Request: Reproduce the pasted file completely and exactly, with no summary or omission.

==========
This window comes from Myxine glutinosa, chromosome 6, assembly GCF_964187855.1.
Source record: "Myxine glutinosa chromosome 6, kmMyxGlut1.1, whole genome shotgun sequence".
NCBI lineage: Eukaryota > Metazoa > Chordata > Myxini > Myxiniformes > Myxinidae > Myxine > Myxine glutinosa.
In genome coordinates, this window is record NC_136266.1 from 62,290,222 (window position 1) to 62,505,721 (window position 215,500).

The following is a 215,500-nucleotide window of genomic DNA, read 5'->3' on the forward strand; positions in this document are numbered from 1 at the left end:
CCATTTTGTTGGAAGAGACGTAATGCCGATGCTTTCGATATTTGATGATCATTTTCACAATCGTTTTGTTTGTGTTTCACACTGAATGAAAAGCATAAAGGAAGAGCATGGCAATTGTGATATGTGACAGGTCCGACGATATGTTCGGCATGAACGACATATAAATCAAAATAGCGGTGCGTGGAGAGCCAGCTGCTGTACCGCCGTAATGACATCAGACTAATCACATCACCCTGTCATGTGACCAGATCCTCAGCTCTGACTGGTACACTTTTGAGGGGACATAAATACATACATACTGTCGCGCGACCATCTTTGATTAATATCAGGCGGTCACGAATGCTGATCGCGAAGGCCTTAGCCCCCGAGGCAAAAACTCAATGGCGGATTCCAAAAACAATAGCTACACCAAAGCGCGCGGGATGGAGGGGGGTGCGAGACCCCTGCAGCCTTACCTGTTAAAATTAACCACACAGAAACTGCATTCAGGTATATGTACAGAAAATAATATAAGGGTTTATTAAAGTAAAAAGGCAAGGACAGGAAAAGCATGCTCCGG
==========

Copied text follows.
This window comes from Myxine glutinosa, chromosome 6, assembly GCF_964187855.1.
Source record: "Myxine glutinosa chromosome 6, kmMyxGlut1.1, whole genome shotgun sequence".
NCBI lineage: Eukaryota > Metazoa > Chordata > Myxini > Myxiniformes > Myxinidae > Myxine > Myxine glutinosa.
In genome coordinates, this window is record NC_136266.1 from 62,290,222 (window position 1) to 62,505,721 (window position 215,500).

The following is a 215,500-nucleotide window of genomic DNA, read 5'->3' on the forward strand; positions in this document are numbered from 1 at the left end:
CCATTTTGTTGGAAGAGACGTAATGCCGATGCTTTCGATATTTGATGATCATTTTCACAATCGTTTTGTTTGTGTTTCACACTGAATGAAAAGCATAAAGGAAGAGCATGGCAATTGTGATATGTGACAGGTCCGACGATATGTTCGGCATGAACGACATATAAATCAAAATAGCGGTGCGTGGAGAGCCAGCTGCTGTACCGCCGTAATGACATCAGACTAATCACATCACCCTGTCATGTGACCAGATCCTCAGCTCTGACTGGTACACTTTTGAGGGGACATAAATACATACATACTGTCGCGCGACCATCTTTGATTAATATCAGGCGGTCACGAATGCTGATCGCGAAGGCCTTAGCCCCCGAGGCAAAAACTCAATGGCGGATTCCAAAAACAATAGCTACACCAAAGCGCGCGGGATGGAGGGGGGTGCGAGACCCCTGCAGCCTTACCTGTTAAAATTAACCACACAGAAACTGCATTCAGGTATATGTACAGAAAATAATATAAGGGTTTATTAAAGTAAAAAGGCAAGGACAGGAAAAGCATGCTCCGG